Chemically modified 2D materials can act as toxic blades for aquatic organisms

Graphical representation of oxide graphers interaction with micro-organisms present in water
Source: RCPTM
monday 23. september 2019, 12:00 – Text: Martina Šaradínová

Olomouc, September 23, 2019. Researchers from the Regional Centre of Advanced Technologies and Materials (RCPTM), Palacký University Olomouc, in collaboration with colleagues from the Institute of Botany of the Czech Academy of Sciences (CAS), shed light on the potential negative impact of carbon nanomaterials on the microorganisms present in aqueous environments. They confirmed that in certain conditions, chemically modified graphene can change into “nano-blades” which harm algae in water. However, it was found that these unicellular organisms can build, over time, an effective defence against such mechanical attacks, making them capable of dealing with them. The results of the study were published in the journal Carbon.1

Chemically oxidized graphene (a single atomic layer of graphite whose rediscovery was awarded the 2010 Nobel Prize in Chemistry) is one the most widely studied two-dimensional materials to date. “Unlike graphene, oxidized graphene (graphene oxide) disperses well in water, thus offering broad application potential, e.g. in biomedicine in targeted drug transport, in new technologies for energy storage, and in a number of environmental technologies. Graphene oxide has been proven to work in desalination and in the removal of radionuclides and other pollutants from water. In this regard, the scientific community has been investigating whether oxidized graphene can negatively impact the microorganisms living in surface waters. The aim of our research was to identify the mechanism of interaction between these carbon 2D materials and algae and cyanobacteria, which form a fundamental part of the food chain in water ecosystems”, said the main author of the study, Tomáš Malina, RCPTM.

The researchers prepared three chemical forms of nanomaterials having different levels of oxidation. This proved to be essential. “The graphene that had the lowest number of functional groups on its surface was able to physically damage microorganisms. It acted like a fairly large but very thin blade of a knife or razor, disrupting cell membranes. By contrast, graphene materials with a higher number of bounded functional groups did not possess this ability. These findings are novel. The complex mechanism of the behaviour of oxidized graphene in contact with these simple organisms, and mainly the impact of its surface chemistry on the overall ecotoxicity of these materials, has not been described previously”, added Malina, who conducted the research as part of his PhD studies.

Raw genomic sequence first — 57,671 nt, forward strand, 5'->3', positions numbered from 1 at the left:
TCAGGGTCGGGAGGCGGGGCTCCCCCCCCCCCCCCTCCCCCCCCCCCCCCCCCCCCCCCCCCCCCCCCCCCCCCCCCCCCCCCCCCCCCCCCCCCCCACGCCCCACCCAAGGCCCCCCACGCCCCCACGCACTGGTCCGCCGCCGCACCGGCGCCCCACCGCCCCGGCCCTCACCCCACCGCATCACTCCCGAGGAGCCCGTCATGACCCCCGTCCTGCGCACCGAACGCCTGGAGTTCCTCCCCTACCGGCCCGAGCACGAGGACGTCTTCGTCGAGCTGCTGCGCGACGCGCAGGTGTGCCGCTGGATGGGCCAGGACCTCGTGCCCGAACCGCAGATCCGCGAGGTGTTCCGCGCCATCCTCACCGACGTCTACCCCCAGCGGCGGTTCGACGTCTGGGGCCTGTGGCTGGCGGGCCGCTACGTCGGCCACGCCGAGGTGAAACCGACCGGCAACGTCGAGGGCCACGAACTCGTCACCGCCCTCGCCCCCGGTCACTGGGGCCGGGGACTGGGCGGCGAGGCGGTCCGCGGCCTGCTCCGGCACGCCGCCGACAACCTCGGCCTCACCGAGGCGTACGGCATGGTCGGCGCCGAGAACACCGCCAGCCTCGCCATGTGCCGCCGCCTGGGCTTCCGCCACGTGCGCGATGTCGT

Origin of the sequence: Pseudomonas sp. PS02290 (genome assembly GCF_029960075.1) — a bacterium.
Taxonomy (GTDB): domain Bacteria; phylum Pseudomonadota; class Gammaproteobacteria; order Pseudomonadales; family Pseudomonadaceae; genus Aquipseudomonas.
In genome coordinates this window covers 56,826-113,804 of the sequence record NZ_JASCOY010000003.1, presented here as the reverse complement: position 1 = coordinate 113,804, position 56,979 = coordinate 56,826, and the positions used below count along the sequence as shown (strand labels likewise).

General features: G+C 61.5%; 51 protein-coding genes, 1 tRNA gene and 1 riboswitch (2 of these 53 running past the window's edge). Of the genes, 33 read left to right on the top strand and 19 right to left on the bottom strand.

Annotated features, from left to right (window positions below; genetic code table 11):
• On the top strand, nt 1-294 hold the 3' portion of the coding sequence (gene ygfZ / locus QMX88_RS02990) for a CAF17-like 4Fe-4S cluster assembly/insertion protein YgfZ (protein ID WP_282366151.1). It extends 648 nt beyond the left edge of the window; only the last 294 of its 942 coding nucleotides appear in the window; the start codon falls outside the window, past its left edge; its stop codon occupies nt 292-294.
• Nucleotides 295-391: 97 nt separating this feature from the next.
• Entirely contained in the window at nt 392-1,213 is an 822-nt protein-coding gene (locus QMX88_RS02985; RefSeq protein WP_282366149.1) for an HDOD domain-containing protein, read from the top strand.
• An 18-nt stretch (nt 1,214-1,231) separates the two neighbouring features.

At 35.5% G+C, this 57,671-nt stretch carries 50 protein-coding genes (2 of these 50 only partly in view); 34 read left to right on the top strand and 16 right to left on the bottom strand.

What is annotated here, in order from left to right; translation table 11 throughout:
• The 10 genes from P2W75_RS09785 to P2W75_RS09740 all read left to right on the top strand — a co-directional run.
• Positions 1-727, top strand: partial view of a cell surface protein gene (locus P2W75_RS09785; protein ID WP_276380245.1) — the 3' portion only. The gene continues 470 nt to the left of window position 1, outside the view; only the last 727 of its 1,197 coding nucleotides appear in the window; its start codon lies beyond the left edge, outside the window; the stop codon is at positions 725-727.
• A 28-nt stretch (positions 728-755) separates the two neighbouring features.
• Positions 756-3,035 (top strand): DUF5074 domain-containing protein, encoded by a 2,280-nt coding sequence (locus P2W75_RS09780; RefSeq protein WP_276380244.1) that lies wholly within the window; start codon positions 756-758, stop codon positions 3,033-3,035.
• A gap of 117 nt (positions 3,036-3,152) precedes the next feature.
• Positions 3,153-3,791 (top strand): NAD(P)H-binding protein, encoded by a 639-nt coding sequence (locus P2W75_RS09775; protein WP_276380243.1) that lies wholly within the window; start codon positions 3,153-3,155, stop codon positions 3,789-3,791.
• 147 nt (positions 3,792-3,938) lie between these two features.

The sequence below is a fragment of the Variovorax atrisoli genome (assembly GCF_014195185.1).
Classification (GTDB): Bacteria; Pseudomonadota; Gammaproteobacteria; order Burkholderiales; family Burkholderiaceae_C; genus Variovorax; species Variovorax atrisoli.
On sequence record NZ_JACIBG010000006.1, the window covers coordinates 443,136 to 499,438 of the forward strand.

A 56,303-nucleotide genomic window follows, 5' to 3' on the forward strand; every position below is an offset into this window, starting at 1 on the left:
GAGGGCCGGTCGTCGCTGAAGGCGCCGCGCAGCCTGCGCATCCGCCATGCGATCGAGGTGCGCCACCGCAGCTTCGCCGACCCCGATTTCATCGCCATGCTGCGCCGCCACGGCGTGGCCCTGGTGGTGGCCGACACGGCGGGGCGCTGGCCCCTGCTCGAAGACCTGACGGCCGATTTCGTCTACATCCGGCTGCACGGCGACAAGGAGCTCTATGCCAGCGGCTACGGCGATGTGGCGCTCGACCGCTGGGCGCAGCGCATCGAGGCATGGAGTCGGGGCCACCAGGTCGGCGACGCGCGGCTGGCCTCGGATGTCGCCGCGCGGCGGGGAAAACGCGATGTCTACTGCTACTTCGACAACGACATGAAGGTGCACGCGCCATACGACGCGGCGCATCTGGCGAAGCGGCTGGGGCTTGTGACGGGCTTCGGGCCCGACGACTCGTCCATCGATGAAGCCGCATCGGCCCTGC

An important finding is that micro-organisms can develop defensive mechanisms against such 2D nano-blades. “With the example of algae, we demonstrated that the most devastating impact of these microorganisms occurred only in the first hours of the interaction, but then the algae were able to effectively confront the danger. They began to produce proteins and hydrocarbons so that they managed to coat the graphene oxide with these molecules, thus averting the danger. Therefore, the environmental risk of graphene materials has been proven significantly lower than was suggested. In the long term, even very simple organisms are able to defend themselves. Nature can handle nanomaterials,” said Blahoslav Maršálek from RCPTM and the Institute of Botany of the CAS, where the experiments with algae and cyanobacteria were performed.

The work follows long-term research done by RCPTM regarding the interactions of nanomaterials with biosystems and microorganisms. “Previously, we found a method for, e.g. overcoming bacterial resistance against nanosilver,2 measuring temperatures in living cells using carbon nanoparticles,3 and diagnosing significant biomolecules using magnetic nanomaterials,”4 concluded the corresponding author of the work, Radek Zbořil.

 

 

1.     T. Malina, E. Maršálková, K. Holá, J. Tuček, M. Scheibe, R. Zbořil, B. Maršálek, Toxicity of graphene oxide against algae and cyanobacteria: Nanoblade-morphology-induced mechanical injury and self-protection mechanism, Carbon 155 (2019), 386-396

2.     A. Panáček, L. Kvítek, M. Smékalová, R. Večeřová, M. Kolář, M. Röderová, F. Dyčka, M. Šebela, R. Prucek, O. Tomanec, Bacterial resistance to silver nanoparticles and how to overcome it, Nat. Nanotechnol. 13 (2018), 65-71

3.     S. Kalytchuk, K. Poláková, Y. Wang, J. P. Froning, K. Čepe, A. L. Rogach, R. Zbořil, Carbon Dot Nanothermometry: Intracellular Photoluminescence Lifetime Thermal Sensing, ACS Nano 11(2) (2017), 1432-1442

4.     V. Ranc, Z. Markova, M. Hajduch, R. Prucek, L. Kvítek, J. Kašlík, K. Šafářová, R. Zbořil, Magnetically Assisted Surface-Enhanced Raman Scattering Selective Determination of Dopamine in an Artificial Cerebrospinal Fluid and a Mouse Striatum Using Fe3O4/Ag Nanocomposite, Anal. Chem. 86(6) (2014), 2939-2946

 

 

Contact persons:

Tomáš Malina
Univerzita Palackého v Olomouci | RCPTM
E: tomas.malina@upol.cz M: 603 873 364

 

Martina Šaradínová | tisková mluvčí RCPTM
Univerzita Palackého v Olomouci | RCPTM
E: martina.saradinova@upol.cz | M: 773 616 655

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